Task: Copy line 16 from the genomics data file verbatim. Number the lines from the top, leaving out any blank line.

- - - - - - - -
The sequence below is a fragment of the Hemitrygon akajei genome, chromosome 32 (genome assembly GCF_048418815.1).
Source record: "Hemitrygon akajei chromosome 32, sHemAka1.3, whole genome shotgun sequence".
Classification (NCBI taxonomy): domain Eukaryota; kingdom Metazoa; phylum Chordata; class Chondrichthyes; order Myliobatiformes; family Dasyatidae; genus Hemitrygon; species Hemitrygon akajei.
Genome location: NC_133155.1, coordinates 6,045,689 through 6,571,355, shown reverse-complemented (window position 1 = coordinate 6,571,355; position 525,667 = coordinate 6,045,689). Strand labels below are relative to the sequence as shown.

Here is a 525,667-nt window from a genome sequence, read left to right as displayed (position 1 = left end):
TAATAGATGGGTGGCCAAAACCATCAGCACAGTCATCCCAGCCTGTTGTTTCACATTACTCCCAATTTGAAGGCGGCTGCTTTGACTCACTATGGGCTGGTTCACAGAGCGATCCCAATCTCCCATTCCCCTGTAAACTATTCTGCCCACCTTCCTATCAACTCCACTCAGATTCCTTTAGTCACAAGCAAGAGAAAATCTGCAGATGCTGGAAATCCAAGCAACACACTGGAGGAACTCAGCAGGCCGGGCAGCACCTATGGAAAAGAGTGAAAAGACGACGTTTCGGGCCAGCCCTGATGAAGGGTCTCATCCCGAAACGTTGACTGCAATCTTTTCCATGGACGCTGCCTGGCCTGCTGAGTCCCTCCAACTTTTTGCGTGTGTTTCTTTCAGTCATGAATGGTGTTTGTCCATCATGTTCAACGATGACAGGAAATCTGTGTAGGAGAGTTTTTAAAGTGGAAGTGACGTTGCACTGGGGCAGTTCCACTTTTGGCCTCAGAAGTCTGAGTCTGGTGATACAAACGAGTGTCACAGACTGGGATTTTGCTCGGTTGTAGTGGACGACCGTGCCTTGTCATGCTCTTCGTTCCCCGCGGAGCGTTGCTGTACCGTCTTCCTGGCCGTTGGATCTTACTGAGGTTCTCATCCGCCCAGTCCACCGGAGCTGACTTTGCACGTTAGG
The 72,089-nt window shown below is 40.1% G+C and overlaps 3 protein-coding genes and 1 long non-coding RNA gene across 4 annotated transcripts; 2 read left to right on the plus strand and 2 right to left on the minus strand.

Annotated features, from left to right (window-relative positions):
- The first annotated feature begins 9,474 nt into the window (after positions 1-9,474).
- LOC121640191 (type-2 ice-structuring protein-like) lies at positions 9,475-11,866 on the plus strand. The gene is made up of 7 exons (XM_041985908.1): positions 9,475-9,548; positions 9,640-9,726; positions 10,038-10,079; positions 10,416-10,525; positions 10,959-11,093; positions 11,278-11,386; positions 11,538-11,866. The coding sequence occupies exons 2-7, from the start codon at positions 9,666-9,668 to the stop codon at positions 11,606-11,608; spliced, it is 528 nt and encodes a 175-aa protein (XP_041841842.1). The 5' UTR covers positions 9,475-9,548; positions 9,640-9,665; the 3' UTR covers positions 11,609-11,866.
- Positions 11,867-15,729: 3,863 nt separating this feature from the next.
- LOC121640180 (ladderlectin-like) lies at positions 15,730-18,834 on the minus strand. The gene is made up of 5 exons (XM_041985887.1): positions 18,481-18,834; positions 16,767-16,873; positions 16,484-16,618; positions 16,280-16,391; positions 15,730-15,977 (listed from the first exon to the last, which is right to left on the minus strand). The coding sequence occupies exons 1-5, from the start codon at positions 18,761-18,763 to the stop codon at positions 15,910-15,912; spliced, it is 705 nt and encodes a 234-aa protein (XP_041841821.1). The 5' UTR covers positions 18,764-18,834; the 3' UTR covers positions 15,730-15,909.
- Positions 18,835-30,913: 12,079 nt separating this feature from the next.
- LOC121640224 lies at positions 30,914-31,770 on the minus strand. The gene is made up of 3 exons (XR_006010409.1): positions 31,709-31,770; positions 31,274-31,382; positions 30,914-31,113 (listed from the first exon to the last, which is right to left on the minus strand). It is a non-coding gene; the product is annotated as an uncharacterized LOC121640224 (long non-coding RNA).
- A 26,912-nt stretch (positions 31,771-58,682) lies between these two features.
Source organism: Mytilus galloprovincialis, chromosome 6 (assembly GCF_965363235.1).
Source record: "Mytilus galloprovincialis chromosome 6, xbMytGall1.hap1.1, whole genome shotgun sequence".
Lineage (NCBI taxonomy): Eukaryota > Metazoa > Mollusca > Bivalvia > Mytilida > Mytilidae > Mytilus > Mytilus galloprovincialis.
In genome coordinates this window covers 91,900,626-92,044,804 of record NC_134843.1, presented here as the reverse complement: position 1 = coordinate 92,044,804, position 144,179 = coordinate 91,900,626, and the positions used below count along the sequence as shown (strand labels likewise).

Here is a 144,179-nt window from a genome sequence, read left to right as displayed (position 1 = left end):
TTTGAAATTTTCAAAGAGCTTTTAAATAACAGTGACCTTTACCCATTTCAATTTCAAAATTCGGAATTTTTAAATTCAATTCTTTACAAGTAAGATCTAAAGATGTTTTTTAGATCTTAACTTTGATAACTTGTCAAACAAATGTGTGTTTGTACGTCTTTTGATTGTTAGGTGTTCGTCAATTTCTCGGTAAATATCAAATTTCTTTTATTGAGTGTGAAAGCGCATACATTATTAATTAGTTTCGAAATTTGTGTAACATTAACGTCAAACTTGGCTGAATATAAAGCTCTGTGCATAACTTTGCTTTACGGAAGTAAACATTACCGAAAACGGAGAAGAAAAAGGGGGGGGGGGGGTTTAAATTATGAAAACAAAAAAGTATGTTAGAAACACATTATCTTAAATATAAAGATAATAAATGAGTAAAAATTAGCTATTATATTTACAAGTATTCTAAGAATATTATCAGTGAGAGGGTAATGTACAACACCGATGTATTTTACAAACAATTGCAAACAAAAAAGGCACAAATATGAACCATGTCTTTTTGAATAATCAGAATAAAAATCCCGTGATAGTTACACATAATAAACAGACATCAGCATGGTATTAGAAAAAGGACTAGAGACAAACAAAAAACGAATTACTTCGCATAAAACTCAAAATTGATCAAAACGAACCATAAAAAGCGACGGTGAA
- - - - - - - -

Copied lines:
Source organism: Mytilus galloprovincialis, chromosome 6 (assembly GCF_965363235.1).